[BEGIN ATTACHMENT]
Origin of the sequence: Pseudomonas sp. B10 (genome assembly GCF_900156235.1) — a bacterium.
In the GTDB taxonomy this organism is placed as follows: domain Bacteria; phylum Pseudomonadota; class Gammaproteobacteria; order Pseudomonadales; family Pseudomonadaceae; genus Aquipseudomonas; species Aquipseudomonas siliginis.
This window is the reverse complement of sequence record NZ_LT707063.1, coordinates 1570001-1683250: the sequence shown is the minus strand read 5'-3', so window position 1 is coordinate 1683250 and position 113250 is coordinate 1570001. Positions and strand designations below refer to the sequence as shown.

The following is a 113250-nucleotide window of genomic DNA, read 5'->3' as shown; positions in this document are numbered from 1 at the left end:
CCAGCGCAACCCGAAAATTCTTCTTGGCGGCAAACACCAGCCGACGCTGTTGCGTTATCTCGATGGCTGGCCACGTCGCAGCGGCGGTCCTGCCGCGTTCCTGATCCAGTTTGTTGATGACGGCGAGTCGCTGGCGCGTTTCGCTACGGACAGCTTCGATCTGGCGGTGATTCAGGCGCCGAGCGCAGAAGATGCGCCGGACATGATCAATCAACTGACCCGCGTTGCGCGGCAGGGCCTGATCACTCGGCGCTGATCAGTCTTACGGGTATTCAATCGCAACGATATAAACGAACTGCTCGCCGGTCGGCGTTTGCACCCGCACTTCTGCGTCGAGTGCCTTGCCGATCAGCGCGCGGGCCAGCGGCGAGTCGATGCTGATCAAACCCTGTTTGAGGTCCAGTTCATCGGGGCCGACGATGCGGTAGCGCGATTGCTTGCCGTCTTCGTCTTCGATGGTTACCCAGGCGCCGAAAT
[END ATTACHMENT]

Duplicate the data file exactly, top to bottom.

Origin of the sequence: Pseudomonas sp. B10 (genome assembly GCF_900156235.1) — a bacterium.
In the GTDB taxonomy this organism is placed as follows: domain Bacteria; phylum Pseudomonadota; class Gammaproteobacteria; order Pseudomonadales; family Pseudomonadaceae; genus Aquipseudomonas; species Aquipseudomonas siliginis.
This window is the reverse complement of sequence record NZ_LT707063.1, coordinates 1570001-1683250: the sequence shown is the minus strand read 5'-3', so window position 1 is coordinate 1683250 and position 113250 is coordinate 1570001. Positions and strand designations below refer to the sequence as shown.

The following is a 113250-nucleotide window of genomic DNA, read 5'->3' as shown; positions in this document are numbered from 1 at the left end:
CCAGCGCAACCCGAAAATTCTTCTTGGCGGCAAACACCAGCCGACGCTGTTGCGTTATCTCGATGGCTGGCCACGTCGCAGCGGCGGTCCTGCCGCGTTCCTGATCCAGTTTGTTGATGACGGCGAGTCGCTGGCGCGTTTCGCTACGGACAGCTTCGATCTGGCGGTGATTCAGGCGCCGAGCGCAGAAGATGCGCCGGACATGATCAATCAACTGACCCGCGTTGCGCGGCAGGGCCTGATCACTCGGCGCTGATCAGTCTTACGGGTATTCAATCGCAACGATATAAACGAACTGCTCGCCGGTCGGCGTTTGCACCCGCACTTCTGCGTCGAGTGCCTTGCCGATCAGCGCGCGGGCCAGCGGCGAGTCGATGCTGATCAAACCCTGTTTGAGGTCCAGTTCATCGGGGCCGACGATGCGGTAGCGCGATTGCTTGCCGTCTTCGTCTTCGATGGTTACCCAGGCGCCGAAAT